• your bones will become stronger/healthier
  • your body/spine position changes for the better
  • it fights chronic diseases
  • you will feel happier
  • you will have more energy
  • you are more confident
  • you will be able to sleep better
  • it will make you mentally stronger

Just to name a few. I would argue that these benefits/goals are just as important or maybe even more than the stereotypes of getting stronger/bigger (depending on what your goals are) . Strength training is also a great tool to help you get better at your sport. If you’re an endurance athlete for example weight training can help your muscles to become stronger, your body less susceptible to injuries, your body will be able to take of muscle fatigue better and you will be able to recover better while moving. If you’re a football/soccer player you will be able to jump higher, run faster, recover better in between sprints and hold a higher pace for longer periods of time.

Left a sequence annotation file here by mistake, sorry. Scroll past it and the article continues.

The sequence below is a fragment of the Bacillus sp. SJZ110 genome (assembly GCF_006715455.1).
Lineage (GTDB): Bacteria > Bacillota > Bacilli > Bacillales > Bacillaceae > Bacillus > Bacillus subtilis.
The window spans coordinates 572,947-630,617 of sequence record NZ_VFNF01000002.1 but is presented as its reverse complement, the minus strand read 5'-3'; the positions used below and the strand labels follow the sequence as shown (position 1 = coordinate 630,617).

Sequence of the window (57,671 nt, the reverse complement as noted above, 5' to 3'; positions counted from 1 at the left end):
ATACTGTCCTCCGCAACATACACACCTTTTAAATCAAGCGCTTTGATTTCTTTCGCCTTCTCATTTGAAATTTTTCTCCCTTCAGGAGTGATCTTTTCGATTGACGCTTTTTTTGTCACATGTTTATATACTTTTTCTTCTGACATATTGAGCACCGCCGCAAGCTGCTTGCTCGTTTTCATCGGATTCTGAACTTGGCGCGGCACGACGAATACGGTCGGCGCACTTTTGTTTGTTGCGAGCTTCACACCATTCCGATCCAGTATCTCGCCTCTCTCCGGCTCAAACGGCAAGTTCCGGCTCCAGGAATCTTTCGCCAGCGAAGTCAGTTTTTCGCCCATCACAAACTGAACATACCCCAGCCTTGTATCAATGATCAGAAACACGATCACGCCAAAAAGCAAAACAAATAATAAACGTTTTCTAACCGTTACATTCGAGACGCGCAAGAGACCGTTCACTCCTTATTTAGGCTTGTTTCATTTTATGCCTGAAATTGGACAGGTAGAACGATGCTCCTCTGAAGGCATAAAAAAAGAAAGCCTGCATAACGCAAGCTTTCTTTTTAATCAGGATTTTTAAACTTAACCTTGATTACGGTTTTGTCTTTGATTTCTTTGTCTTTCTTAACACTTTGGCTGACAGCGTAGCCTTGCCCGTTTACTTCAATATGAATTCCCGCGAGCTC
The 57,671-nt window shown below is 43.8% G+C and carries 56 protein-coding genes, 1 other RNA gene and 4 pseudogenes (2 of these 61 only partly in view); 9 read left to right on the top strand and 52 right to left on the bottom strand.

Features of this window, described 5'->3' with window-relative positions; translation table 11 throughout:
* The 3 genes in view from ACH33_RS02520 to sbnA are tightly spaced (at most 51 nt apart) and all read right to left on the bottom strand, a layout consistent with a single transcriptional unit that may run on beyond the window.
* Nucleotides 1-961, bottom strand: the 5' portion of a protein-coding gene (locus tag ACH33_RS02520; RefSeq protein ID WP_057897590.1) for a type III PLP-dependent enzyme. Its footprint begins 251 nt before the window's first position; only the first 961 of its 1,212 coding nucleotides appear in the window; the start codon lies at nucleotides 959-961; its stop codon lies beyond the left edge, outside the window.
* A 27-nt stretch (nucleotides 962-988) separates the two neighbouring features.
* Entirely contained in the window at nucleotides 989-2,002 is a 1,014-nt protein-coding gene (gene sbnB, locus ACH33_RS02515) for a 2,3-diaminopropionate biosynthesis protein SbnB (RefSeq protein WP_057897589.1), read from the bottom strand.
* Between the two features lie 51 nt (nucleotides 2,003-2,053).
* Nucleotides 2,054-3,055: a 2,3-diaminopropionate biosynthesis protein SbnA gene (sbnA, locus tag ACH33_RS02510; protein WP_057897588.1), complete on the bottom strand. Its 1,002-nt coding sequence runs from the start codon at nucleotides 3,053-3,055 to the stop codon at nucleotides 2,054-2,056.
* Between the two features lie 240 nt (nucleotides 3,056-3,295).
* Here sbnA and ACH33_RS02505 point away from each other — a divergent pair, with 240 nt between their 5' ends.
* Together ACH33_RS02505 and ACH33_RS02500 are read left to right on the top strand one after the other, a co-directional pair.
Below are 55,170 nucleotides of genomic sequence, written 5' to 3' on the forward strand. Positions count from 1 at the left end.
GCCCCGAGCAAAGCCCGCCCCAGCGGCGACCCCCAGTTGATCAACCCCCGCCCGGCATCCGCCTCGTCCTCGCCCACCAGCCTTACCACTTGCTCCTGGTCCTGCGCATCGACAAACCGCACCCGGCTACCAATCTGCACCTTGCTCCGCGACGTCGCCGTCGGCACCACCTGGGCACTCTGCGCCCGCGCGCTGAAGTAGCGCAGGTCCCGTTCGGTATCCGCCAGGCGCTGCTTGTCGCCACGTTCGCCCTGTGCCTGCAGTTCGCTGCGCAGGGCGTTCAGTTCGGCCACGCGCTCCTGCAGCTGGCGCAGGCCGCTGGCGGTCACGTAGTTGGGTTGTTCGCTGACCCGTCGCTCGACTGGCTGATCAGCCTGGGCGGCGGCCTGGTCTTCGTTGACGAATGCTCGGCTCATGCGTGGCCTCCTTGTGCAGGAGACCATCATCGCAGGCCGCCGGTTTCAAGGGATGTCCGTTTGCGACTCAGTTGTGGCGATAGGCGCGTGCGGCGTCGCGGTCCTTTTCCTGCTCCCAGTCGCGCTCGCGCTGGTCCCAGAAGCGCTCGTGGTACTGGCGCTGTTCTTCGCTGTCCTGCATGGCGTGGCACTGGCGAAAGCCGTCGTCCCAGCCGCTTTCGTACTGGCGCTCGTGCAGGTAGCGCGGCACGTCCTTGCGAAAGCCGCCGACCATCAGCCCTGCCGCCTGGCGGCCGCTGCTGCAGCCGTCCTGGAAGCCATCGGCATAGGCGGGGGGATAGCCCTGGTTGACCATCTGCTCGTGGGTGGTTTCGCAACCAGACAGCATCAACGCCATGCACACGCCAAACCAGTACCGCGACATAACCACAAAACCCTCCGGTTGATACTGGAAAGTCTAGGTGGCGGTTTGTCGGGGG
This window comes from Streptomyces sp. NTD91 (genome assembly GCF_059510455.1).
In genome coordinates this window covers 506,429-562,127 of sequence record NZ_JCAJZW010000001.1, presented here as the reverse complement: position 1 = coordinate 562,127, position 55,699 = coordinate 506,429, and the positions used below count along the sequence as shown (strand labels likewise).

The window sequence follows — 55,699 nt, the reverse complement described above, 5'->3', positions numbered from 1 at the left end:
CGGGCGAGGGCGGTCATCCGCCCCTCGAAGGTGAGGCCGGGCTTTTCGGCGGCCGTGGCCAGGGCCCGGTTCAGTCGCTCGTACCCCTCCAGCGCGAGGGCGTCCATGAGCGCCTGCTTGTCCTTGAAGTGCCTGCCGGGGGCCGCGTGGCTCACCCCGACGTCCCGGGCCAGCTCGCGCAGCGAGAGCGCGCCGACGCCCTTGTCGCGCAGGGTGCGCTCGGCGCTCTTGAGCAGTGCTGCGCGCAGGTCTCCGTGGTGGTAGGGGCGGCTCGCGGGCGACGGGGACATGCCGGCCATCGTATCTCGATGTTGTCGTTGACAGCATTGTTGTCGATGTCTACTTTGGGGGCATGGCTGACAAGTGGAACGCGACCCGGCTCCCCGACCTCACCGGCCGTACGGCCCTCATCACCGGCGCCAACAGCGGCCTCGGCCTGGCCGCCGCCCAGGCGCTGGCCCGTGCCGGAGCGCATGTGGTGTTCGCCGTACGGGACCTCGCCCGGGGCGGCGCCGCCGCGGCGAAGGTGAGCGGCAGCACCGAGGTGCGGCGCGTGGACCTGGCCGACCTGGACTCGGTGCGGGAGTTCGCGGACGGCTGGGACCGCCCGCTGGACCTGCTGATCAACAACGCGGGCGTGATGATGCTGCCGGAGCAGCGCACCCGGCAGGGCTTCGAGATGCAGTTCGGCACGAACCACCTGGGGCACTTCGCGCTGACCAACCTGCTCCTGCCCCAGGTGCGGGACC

Weight training adds huge benefits to our lives whether we workout to become better at our sport, train to walk around with a six pack or workout because it makes us feel good and happy on the inside. Weight training can add something different to everyone’s lifestyle.

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Categories: bodyweight, carbs, diet, fat, Fitness, Food, gym, health, healthy, life, lifestyle, lifting, macronutrient, movement, nutrition, protein, recovery, sugar, supercompensation, training, weights, workingout, workoutTags: , , , , , , , , , , , , , , , , , , , , , ,